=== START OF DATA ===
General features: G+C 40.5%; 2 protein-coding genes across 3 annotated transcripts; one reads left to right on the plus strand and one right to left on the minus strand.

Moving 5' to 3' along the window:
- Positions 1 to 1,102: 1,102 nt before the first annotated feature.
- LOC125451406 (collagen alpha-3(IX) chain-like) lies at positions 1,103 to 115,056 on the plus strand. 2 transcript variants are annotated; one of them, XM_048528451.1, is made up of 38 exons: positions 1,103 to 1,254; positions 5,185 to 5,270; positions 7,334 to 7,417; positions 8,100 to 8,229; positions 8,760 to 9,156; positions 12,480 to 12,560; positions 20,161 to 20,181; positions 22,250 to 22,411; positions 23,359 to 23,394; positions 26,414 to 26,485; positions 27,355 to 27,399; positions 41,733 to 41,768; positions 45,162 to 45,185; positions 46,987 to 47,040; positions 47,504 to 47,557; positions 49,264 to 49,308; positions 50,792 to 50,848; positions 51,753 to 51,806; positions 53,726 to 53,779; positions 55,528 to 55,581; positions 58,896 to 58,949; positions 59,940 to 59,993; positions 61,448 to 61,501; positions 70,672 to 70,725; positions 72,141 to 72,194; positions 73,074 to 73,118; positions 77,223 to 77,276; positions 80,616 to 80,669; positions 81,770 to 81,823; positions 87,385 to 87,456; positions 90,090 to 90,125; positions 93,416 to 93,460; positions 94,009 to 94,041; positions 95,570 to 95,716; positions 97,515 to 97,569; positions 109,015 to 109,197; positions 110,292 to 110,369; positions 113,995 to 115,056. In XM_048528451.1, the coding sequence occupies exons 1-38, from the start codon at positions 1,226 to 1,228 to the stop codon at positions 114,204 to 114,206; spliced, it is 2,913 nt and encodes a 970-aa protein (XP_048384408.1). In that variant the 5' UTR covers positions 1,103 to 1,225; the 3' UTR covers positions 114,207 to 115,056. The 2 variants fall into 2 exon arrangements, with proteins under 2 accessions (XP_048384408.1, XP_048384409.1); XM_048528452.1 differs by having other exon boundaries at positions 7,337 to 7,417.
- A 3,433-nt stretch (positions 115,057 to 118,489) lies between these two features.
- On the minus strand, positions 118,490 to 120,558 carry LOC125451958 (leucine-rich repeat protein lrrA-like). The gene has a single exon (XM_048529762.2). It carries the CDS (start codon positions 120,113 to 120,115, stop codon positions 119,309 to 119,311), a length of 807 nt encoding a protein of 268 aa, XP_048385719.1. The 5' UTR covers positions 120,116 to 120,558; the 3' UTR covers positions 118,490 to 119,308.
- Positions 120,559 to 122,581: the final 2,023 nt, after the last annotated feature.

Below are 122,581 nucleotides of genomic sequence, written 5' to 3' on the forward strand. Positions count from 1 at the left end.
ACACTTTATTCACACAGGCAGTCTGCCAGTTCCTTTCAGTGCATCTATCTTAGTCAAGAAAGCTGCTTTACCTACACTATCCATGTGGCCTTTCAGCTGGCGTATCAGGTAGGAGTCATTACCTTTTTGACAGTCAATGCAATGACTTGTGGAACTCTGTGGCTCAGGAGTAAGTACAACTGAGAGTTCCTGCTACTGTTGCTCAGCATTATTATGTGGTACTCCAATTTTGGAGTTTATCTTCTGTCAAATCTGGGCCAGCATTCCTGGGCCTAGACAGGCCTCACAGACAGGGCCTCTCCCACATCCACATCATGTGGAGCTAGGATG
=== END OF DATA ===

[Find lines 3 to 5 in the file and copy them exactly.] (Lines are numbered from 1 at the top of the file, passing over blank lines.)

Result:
- Positions 1 to 1,102: 1,102 nt before the first annotated feature.
- LOC125451406 (collagen alpha-3(IX) chain-like) lies at positions 1,103 to 115,056 on the plus strand. 2 transcript variants are annotated; one of them, XM_048528451.1, is made up of 38 exons: positions 1,103 to 1,254; positions 5,185 to 5,270; positions 7,334 to 7,417; positions 8,100 to 8,229; positions 8,760 to 9,156; positions 12,480 to 12,560; positions 20,161 to 20,181; positions 22,250 to 22,411; positions 23,359 to 23,394; positions 26,414 to 26,485; positions 27,355 to 27,399; positions 41,733 to 41,768; positions 45,162 to 45,185; positions 46,987 to 47,040; positions 47,504 to 47,557; positions 49,264 to 49,308; positions 50,792 to 50,848; positions 51,753 to 51,806; positions 53,726 to 53,779; positions 55,528 to 55,581; positions 58,896 to 58,949; positions 59,940 to 59,993; positions 61,448 to 61,501; positions 70,672 to 70,725; positions 72,141 to 72,194; positions 73,074 to 73,118; positions 77,223 to 77,276; positions 80,616 to 80,669; positions 81,770 to 81,823; positions 87,385 to 87,456; positions 90,090 to 90,125; positions 93,416 to 93,460; positions 94,009 to 94,041; positions 95,570 to 95,716; positions 97,515 to 97,569; positions 109,015 to 109,197; positions 110,292 to 110,369; positions 113,995 to 115,056. In XM_048528451.1, the coding sequence occupies exons 1-38, from the start codon at positions 1,226 to 1,228 to the stop codon at positions 114,204 to 114,206; spliced, it is 2,913 nt and encodes a 970-aa protein (XP_048384408.1). In that variant the 5' UTR covers positions 1,103 to 1,225; the 3' UTR covers positions 114,207 to 115,056. The 2 variants fall into 2 exon arrangements, with proteins under 2 accessions (XP_048384408.1, XP_048384409.1); XM_048528452.1 differs by having other exon boundaries at positions 7,337 to 7,417.
- A 3,433-nt stretch (positions 115,057 to 118,489) lies between these two features.